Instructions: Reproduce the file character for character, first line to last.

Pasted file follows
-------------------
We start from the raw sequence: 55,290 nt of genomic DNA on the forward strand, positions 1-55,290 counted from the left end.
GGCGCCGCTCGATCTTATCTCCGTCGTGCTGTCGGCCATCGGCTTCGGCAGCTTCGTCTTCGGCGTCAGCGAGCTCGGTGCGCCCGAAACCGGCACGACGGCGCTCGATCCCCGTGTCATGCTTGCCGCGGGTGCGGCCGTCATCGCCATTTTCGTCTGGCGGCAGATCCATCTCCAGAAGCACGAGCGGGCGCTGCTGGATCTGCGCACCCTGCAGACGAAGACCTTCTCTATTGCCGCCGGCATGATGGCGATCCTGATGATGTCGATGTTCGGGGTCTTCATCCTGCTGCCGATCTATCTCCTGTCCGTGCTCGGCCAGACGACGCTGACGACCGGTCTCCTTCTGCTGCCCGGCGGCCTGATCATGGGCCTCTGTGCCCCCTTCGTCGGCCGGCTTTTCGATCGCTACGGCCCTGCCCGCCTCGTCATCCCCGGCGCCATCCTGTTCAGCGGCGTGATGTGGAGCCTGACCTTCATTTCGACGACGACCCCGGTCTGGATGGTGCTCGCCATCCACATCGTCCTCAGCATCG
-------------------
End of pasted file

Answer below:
We start from the raw sequence: 55,290 nt of genomic DNA on the forward strand, positions 1-55,290 counted from the left end.
GGCGCCGCTCGATCTTATCTCCGTCGTGCTGTCGGCCATCGGCTTCGGCAGCTTCGTCTTCGGCGTCAGCGAGCTCGGTGCGCCCGAAACCGGCACGACGGCGCTCGATCCCCGTGTCATGCTTGCCGCGGGTGCGGCCGTCATCGCCATTTTCGTCTGGCGGCAGATCCATCTCCAGAAGCACGAGCGGGCGCTGCTGGATCTGCGCACCCTGCAGACGAAGACCTTCTCTATTGCCGCCGGCATGATGGCGATCCTGATGATGTCGATGTTCGGGGTCTTCATCCTGCTGCCGATCTATCTCCTGTCCGTGCTCGGCCAGACGACGCTGACGACCGGTCTCCTTCTGCTGCCCGGCGGCCTGATCATGGGCCTCTGTGCCCCCTTCGTCGGCCGGCTTTTCGATCGCTACGGCCCTGCCCGCCTCGTCATCCCCGGCGCCATCCTGTTCAGCGGCGTGATGTGGAGCCTGACCTTCATTTCGACGACGACCCCGGTCTGGATGGTGCTCGCCATCCACATCGTCCTCAGCATCG